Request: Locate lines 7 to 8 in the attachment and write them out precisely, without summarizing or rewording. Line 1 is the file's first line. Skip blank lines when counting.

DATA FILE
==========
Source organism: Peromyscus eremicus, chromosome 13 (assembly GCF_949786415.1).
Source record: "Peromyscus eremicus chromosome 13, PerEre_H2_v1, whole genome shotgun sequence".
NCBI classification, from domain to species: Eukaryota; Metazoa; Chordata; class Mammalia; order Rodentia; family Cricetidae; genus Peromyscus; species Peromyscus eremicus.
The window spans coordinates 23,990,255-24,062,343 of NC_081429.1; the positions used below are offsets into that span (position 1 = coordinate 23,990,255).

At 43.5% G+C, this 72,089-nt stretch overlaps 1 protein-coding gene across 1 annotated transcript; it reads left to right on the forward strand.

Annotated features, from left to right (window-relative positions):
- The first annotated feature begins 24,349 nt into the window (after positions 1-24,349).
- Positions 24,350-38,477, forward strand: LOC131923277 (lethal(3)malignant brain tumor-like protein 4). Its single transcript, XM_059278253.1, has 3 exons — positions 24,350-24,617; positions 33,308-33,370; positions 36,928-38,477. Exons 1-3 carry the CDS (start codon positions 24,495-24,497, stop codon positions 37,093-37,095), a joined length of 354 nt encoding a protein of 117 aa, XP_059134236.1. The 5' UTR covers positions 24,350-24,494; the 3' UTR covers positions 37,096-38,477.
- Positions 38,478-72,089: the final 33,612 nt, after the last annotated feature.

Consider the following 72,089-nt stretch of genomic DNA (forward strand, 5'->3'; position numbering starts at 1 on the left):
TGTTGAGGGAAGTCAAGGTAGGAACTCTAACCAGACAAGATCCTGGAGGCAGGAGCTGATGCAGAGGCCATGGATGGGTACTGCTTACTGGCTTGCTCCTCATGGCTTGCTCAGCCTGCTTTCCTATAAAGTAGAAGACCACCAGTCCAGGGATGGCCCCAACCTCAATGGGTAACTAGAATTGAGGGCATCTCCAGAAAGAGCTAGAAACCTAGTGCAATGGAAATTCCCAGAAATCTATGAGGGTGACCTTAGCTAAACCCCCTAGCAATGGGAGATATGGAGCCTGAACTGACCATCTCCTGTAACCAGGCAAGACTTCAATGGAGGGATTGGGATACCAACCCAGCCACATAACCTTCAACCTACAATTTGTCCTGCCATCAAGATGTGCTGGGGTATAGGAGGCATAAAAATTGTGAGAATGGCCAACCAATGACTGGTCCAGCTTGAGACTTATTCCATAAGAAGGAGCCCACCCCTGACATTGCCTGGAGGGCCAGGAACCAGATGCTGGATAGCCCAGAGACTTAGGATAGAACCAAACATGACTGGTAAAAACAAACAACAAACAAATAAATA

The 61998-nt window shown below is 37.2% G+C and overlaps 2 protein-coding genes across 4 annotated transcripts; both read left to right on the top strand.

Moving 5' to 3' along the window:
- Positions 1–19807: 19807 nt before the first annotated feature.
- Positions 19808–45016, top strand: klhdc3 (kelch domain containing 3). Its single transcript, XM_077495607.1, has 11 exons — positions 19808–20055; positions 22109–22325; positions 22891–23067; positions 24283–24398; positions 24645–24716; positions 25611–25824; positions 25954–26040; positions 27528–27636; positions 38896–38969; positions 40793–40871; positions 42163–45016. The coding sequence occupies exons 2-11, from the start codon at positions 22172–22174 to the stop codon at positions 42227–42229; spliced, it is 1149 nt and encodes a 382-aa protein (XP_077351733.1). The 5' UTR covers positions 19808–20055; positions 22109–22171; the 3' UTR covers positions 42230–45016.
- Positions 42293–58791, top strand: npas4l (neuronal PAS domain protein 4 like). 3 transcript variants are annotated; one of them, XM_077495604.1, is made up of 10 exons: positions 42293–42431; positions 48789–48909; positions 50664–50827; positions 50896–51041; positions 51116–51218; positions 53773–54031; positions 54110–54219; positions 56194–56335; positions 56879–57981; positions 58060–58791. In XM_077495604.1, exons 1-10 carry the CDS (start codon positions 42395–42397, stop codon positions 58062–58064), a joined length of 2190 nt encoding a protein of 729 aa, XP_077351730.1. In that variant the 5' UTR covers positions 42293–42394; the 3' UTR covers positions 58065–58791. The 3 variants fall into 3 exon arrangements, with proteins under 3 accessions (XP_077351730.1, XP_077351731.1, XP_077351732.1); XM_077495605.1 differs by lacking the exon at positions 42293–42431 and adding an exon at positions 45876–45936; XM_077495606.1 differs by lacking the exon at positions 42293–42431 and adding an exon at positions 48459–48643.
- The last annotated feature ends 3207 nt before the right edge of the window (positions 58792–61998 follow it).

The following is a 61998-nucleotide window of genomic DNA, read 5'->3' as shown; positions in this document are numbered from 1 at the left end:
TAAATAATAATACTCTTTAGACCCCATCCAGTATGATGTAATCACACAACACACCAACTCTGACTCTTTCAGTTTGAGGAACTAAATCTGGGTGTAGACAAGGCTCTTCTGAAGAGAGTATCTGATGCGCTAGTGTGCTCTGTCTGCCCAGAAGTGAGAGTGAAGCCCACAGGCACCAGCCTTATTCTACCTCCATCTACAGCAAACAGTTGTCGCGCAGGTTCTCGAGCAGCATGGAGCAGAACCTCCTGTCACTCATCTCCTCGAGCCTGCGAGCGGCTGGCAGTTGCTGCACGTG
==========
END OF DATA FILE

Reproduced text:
- The first annotated feature begins 24,349 nt into the window (after positions 1-24,349).
- Positions 24,350-38,477, forward strand: LOC131923277 (lethal(3)malignant brain tumor-like protein 4). Its single transcript, XM_059278253.1, has 3 exons — positions 24,350-24,617; positions 33,308-33,370; positions 36,928-38,477. Exons 1-3 carry the CDS (start codon positions 24,495-24,497, stop codon positions 37,093-37,095), a joined length of 354 nt encoding a protein of 117 aa, XP_059134236.1. The 5' UTR covers positions 24,350-24,494; the 3' UTR covers positions 37,096-38,477.